Are we the reason it is so hard to express EA’s value?

By | October 27, 2010

I was on a biweekly EA2010 conference call today and got pretty frustrated with the discussion.  There are some really amazing people like Brenda Michelson and Aleks Buterman on the call that get it and recognize that the value of Enterprise Architecture is what you make it in each organization.

Then there are others who want to walk into the bottomless pit of defining EA, measuring ROI on EA and talking about white papers that have been published.   If all of those papers really made a difference, we would not be having these conference calls about the challenge of getting EA recognized as a practice in our organizations.

Brenda and I had a sidebar on Twitter about this.  Here is the exchange we had:

leodesousa RT @bmichelson: …”there’s a paper on that” / ugh! show me the execution – http://bit.ly/bDQntf #entarch – I hear you! show value!

bmichelson @leodesousa maybe what we are talking about is “street smart” #entarch

leodesousa @bmichelson “street smart” fits very well with “activist”!! I surely don’t want to get caught up in “what is EA?” #entarch

bmichelson @leodesousa ugh, no. me either. “street smart” is what we need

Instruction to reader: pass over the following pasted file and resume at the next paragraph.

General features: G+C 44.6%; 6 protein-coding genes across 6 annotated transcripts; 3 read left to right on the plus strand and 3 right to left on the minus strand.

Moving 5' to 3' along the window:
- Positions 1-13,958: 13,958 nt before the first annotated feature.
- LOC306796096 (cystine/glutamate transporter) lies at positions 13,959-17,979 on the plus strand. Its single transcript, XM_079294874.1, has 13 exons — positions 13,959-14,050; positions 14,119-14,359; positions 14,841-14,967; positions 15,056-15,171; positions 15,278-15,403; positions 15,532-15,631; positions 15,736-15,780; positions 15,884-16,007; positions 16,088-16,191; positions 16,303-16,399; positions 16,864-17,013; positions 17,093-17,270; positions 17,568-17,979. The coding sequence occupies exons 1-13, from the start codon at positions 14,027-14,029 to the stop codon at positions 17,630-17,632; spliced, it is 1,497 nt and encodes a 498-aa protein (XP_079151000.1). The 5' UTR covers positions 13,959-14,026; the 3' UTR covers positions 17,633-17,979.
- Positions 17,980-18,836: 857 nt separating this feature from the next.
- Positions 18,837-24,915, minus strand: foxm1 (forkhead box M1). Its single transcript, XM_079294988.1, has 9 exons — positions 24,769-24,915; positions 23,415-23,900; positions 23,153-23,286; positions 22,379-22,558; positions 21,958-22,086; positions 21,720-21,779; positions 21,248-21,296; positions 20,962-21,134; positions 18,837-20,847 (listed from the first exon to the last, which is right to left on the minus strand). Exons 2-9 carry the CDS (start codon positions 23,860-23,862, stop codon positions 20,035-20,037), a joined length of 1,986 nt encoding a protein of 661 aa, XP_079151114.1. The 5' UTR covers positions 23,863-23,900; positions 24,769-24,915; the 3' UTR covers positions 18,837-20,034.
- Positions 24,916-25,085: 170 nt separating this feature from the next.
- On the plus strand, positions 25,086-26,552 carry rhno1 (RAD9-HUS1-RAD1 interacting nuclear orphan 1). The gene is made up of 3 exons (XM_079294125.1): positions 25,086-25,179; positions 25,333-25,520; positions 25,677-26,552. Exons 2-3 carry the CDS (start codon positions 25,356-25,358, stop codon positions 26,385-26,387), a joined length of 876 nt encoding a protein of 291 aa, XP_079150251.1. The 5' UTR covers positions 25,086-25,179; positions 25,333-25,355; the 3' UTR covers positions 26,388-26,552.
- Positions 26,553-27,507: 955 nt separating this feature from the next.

bmichelson @leodesousa but, in too many cases, book smart (whitepaper smart) is what we have #entarch

Why can’t we stop trying to find the “one right” definition or think that there is one generic ROI model for measuring the value of enterprise architecture??

We are not only missing the point but we will never garner the support of our senior leaders or be able to demonstrate the value EA can bring.

For years, I and others have advocated a practical approach by a clear demonstration of value within our organizations.  Can we create a simple set of proven practices to get there?  “Street Smart” practices. Can we put these in a document to help other Enterprise Architects to be successful in demonstrating value?  I think we can but based on today’s call,  we have to stop with the rhetoric.

As Brenda so rightly says “too many cases, book smart (whitepaper smart) is what we have”

Thanks for indulging my rant.

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7 thoughts on “Are we the reason it is so hard to express EA’s value?

  1. Pingback: Tweets that mention Are we the reason it is so hard to express EA’s value? | Enterprise Architecture in Higher Education -- Topsy.com

  2. Mike Kavis

    Leo,

    Great post. I totally agree with you. In fact, I am so tired of arguing what an EA is, what an EA does, and what value EA has that I have virtually disappeared from blogging, tweeting, and socializing about it. Instead, I spend my time delivering and adding value each day. I don’t have a white paper explaining how and why i do it. I just do it because investors, consumers, and management need me to.

    Reply
  3. Leo de Sousa Post author

    Mike, Great to hear from you. I completely agree. The value is “self evident” if you do the work. We work EA into our planning and projects so that the value is obvious to our stakeholders and sponsors. The end result is that they ask us to be part of the projects to help deliver success. That is what “value” is! Don’t be a stranger. Leo